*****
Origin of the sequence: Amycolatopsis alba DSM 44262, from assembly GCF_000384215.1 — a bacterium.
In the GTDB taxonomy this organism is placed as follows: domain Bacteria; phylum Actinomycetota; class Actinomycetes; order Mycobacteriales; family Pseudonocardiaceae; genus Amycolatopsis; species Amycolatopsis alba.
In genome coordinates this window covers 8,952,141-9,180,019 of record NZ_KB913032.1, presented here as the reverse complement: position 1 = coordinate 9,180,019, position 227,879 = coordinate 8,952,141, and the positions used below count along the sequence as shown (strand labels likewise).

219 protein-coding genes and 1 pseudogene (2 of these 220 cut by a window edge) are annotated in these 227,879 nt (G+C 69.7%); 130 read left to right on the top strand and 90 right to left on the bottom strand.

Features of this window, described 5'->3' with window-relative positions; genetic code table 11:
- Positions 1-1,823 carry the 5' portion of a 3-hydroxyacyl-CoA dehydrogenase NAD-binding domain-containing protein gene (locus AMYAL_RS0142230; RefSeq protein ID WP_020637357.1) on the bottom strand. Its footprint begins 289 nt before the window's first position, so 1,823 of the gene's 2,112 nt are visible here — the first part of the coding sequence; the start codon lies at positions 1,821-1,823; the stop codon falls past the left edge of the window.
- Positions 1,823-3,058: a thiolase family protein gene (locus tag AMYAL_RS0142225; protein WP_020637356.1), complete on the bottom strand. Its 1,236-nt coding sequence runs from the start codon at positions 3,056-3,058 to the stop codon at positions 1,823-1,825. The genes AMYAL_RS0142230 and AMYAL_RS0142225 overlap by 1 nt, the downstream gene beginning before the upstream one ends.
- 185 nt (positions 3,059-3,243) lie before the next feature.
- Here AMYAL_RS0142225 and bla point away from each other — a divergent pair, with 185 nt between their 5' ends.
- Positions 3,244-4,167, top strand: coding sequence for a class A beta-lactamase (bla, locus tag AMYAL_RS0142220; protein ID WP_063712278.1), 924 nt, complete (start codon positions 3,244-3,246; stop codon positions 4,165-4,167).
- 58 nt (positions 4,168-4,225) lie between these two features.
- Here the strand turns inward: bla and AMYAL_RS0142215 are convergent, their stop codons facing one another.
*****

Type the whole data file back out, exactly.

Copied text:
Origin of the sequence: Amycolatopsis alba DSM 44262, from assembly GCF_000384215.1 — a bacterium.
In the GTDB taxonomy this organism is placed as follows: domain Bacteria; phylum Actinomycetota; class Actinomycetes; order Mycobacteriales; family Pseudonocardiaceae; genus Amycolatopsis; species Amycolatopsis alba.
In genome coordinates this window covers 8,952,141-9,180,019 of record NZ_KB913032.1, presented here as the reverse complement: position 1 = coordinate 9,180,019, position 227,879 = coordinate 8,952,141, and the positions used below count along the sequence as shown (strand labels likewise).

219 protein-coding genes and 1 pseudogene (2 of these 220 cut by a window edge) are annotated in these 227,879 nt (G+C 69.7%); 130 read left to right on the top strand and 90 right to left on the bottom strand.

Features of this window, described 5'->3' with window-relative positions; genetic code table 11:
- Positions 1-1,823 carry the 5' portion of a 3-hydroxyacyl-CoA dehydrogenase NAD-binding domain-containing protein gene (locus AMYAL_RS0142230; RefSeq protein ID WP_020637357.1) on the bottom strand. Its footprint begins 289 nt before the window's first position, so 1,823 of the gene's 2,112 nt are visible here — the first part of the coding sequence; the start codon lies at positions 1,821-1,823; the stop codon falls past the left edge of the window.
- Positions 1,823-3,058: a thiolase family protein gene (locus tag AMYAL_RS0142225; protein WP_020637356.1), complete on the bottom strand. Its 1,236-nt coding sequence runs from the start codon at positions 3,056-3,058 to the stop codon at positions 1,823-1,825. The genes AMYAL_RS0142230 and AMYAL_RS0142225 overlap by 1 nt, the downstream gene beginning before the upstream one ends.
- 185 nt (positions 3,059-3,243) lie before the next feature.
- Here AMYAL_RS0142225 and bla point away from each other — a divergent pair, with 185 nt between their 5' ends.
- Positions 3,244-4,167, top strand: coding sequence for a class A beta-lactamase (bla, locus tag AMYAL_RS0142220; protein ID WP_063712278.1), 924 nt, complete (start codon positions 3,244-3,246; stop codon positions 4,165-4,167).
- 58 nt (positions 4,168-4,225) lie between these two features.
- Here the strand turns inward: bla and AMYAL_RS0142215 are convergent, their stop codons facing one another.